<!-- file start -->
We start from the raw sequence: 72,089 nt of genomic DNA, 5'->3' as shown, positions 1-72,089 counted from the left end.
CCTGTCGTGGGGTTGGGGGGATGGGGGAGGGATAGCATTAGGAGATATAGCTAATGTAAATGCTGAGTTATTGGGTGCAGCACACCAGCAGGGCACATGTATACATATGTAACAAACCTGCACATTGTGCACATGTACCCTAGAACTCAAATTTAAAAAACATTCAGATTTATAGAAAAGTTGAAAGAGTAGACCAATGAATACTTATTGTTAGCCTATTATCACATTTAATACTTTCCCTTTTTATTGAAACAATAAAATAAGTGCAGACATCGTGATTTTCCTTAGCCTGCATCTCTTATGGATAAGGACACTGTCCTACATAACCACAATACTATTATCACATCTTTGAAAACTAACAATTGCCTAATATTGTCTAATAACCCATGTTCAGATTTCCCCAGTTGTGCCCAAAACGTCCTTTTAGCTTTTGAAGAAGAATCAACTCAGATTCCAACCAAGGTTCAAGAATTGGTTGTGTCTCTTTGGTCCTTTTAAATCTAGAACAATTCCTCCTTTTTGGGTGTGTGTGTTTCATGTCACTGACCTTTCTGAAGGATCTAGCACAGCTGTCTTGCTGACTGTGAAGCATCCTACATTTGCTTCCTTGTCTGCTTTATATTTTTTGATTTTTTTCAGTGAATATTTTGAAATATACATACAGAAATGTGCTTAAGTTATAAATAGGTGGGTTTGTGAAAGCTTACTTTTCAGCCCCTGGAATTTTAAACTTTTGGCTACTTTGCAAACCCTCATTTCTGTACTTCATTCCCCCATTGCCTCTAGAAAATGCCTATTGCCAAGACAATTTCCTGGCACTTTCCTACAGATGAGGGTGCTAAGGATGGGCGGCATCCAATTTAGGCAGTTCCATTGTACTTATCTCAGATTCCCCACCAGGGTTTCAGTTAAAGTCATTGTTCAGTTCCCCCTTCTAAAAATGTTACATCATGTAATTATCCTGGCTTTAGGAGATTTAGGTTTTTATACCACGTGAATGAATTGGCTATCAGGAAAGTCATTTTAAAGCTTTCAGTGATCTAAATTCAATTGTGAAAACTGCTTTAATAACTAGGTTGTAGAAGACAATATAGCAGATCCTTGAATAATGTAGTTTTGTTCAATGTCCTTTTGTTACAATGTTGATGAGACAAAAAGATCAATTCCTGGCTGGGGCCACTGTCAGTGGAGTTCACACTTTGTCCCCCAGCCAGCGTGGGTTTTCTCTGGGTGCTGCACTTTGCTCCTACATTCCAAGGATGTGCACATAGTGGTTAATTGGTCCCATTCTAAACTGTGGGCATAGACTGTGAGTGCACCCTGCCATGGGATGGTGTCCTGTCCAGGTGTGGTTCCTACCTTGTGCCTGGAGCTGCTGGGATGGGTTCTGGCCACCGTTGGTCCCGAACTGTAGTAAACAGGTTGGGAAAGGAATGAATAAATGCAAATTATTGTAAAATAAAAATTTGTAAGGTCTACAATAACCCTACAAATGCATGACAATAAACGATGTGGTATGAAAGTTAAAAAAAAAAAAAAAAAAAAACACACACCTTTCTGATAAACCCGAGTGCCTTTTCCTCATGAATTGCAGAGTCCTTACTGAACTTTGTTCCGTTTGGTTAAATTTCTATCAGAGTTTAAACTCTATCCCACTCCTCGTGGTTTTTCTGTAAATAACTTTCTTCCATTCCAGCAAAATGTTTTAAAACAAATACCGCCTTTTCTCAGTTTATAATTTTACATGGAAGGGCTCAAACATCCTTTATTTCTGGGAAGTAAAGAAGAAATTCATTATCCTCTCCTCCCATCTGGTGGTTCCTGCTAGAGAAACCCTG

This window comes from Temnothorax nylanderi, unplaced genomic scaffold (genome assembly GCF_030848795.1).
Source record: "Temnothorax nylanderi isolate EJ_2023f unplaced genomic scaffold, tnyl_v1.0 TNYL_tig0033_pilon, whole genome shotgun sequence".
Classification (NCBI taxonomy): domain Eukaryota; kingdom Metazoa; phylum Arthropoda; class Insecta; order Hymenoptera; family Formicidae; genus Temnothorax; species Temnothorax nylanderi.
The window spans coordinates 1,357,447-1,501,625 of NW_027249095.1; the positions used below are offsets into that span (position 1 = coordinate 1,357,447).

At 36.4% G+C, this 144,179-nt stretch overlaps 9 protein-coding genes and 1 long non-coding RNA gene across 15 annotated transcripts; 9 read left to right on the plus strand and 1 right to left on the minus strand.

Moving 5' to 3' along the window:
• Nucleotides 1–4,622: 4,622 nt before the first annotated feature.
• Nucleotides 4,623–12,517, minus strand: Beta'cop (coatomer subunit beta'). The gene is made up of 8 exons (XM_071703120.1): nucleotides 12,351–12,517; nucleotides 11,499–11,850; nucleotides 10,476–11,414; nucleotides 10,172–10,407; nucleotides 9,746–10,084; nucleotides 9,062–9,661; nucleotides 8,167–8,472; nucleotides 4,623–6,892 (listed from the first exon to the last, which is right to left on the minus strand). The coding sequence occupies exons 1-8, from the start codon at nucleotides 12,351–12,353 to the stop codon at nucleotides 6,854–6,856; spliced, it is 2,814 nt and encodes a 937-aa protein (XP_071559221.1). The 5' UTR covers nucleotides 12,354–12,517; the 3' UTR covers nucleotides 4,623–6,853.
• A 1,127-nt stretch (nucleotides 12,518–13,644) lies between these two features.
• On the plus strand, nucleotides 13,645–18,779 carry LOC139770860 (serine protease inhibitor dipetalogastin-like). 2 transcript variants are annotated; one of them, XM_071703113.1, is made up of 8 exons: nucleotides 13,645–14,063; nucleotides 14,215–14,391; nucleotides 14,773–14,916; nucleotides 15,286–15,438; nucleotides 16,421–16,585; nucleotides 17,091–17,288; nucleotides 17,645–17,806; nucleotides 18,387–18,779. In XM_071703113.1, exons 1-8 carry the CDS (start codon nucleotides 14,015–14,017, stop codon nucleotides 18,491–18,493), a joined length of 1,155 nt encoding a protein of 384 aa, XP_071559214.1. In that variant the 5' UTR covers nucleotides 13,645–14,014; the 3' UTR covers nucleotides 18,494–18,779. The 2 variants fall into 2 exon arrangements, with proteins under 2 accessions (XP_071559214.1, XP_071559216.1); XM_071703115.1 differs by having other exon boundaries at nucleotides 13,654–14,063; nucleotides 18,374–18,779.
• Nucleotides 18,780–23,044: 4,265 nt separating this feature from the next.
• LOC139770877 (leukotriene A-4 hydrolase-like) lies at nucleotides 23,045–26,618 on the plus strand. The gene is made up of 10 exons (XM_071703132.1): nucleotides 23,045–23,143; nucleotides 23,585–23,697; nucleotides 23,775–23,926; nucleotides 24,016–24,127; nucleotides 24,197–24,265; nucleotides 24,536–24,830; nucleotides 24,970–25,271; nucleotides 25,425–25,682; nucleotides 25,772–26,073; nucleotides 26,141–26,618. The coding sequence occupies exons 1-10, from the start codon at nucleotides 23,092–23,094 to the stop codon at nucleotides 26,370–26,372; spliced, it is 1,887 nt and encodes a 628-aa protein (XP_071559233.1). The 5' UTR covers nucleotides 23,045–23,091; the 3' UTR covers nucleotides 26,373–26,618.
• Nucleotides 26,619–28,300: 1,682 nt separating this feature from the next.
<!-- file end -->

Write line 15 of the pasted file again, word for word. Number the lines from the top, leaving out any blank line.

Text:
• Nucleotides 26,619–28,300: 1,682 nt separating this feature from the next.